There’s no Medicare or government subsidy for vet care. They have to fund all their equipment and supplies themselves, this is why costs are higher.
    Very unimpressed with this article

    Reply

  • When we got our puppy and it came time for her first vaccination I noticed, during the ring around that most vets charge very different prices for the exact same thing! I was recommended one that was around $60 cheaper than anybody else.
    Some vets are definitely in it for the money! When I was much younger I was out with my dad and brother, we came across a cat that had clearly been hit by a car. We scooped the poor thing up and drove for more than an hour to find a vet that was open (it was a Sunday), we finally found one and he all but refused to take in this cat for treatment because there was no promise of payment. It wasn’t our cat so they couldn’t charge us. I just thought that vet was such a horrible person. I thought they would want to help an animal in pain and suffering because it was suffering. He eventually decided to take the cat and we left. To this day I don’t know what happened to the cat. I can only hope it was saved and returned home

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  • Find a good and trusting vet

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  • I’ve only recently had a dog come into my life so I haven’t had to deal with such outrageous vet bills. I’ll be taking note of friends’ experiences so I’m prepared if need a vet.

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  • I’m not an animal person, so I really find it hard to see how they justify these kinds of bills.

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  • We have pet insurance for our Dachshund which gives 80 percent coverage. Was a godsend when he needed $7k worth of back surgery last year. I agree that their prices are crazy but we go to a vet that specialises in the breed so they have a better chance of a good recovery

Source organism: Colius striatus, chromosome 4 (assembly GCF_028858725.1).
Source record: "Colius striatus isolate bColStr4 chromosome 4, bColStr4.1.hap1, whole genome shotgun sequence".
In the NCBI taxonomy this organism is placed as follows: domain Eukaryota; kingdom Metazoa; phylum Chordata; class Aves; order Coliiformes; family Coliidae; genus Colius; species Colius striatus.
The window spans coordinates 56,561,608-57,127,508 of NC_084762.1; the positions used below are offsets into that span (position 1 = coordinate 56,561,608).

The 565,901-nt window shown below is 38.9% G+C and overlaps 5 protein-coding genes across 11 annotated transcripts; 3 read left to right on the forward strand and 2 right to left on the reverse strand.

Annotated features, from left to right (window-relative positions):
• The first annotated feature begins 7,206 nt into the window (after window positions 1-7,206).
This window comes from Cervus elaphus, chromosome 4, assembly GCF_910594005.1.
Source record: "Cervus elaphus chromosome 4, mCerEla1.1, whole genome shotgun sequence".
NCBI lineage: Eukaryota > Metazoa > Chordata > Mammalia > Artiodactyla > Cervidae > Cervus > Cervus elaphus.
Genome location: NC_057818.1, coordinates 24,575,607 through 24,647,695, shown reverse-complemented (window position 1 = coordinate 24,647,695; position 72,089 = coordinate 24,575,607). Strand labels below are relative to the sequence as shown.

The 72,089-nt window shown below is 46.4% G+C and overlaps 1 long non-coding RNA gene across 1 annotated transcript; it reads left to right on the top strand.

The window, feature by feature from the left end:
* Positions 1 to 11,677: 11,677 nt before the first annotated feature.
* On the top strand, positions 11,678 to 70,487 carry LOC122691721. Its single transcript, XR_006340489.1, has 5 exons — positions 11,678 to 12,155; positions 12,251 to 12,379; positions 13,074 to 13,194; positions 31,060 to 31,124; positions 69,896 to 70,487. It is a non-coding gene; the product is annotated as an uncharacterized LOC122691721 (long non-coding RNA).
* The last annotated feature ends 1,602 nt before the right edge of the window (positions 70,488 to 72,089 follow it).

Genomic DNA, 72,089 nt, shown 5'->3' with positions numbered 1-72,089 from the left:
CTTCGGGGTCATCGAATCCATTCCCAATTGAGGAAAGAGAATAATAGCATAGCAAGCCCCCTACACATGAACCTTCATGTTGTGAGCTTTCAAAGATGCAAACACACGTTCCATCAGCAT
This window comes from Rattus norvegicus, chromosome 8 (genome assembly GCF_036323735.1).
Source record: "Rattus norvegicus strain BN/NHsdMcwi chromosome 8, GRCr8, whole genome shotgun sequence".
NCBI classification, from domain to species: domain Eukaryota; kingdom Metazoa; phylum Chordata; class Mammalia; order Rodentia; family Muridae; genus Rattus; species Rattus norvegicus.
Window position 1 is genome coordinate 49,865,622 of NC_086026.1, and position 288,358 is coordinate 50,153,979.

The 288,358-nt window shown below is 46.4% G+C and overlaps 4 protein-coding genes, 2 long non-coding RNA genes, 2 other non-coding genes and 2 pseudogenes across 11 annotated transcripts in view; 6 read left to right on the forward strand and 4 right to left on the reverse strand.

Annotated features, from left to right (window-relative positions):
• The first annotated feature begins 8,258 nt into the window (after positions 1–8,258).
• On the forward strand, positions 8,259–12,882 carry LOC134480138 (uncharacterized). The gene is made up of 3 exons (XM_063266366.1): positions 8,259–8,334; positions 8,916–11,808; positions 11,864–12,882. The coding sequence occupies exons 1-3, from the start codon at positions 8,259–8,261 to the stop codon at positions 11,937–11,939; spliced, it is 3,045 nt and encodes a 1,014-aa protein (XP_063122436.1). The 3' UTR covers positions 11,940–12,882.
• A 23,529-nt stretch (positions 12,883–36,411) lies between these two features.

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  • After spending 2k on our cat for an xray and anaesthetic only to be told his arm was broken and had to be amputated (and quoted “it wouldn’t be more than 10k), I contacted an animal welfare league vet hospital. They did the consultation, surgery, 3 night stay, and meds, and follow up at 1/10th the price the other vet quoted. So now I only go to that vet as they are the most honest and time efficient.

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  • Good tips. Pet insurance can be expensive as well, and you really need to check the fine print to see if it’s suitable for your particular pet.

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  • Etc bills are just ridiculous and expensive that’s for sure!

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  • So many great tips here! Some things you don’t figure out until you’re in that position too. The amount I spent at the vet when I first got my puppy, in the first 2 years was rediculous. Then I started getting savy….

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  • Whilst I agree that calling around to find the best price is a good idea, it is almost impossible to give an accurate price over the phone for something like a lump removal without seeing it first. It is like asking ‘How long is a piece of string?’. If the vet sees the problem first hand they are better able to give an accurate price.

    Reply

  • I certainly think insurance is needed to cover these costs when you have a pet.

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  • Thank you for sharing. We doesn’t own animal but its good to know.

    Reply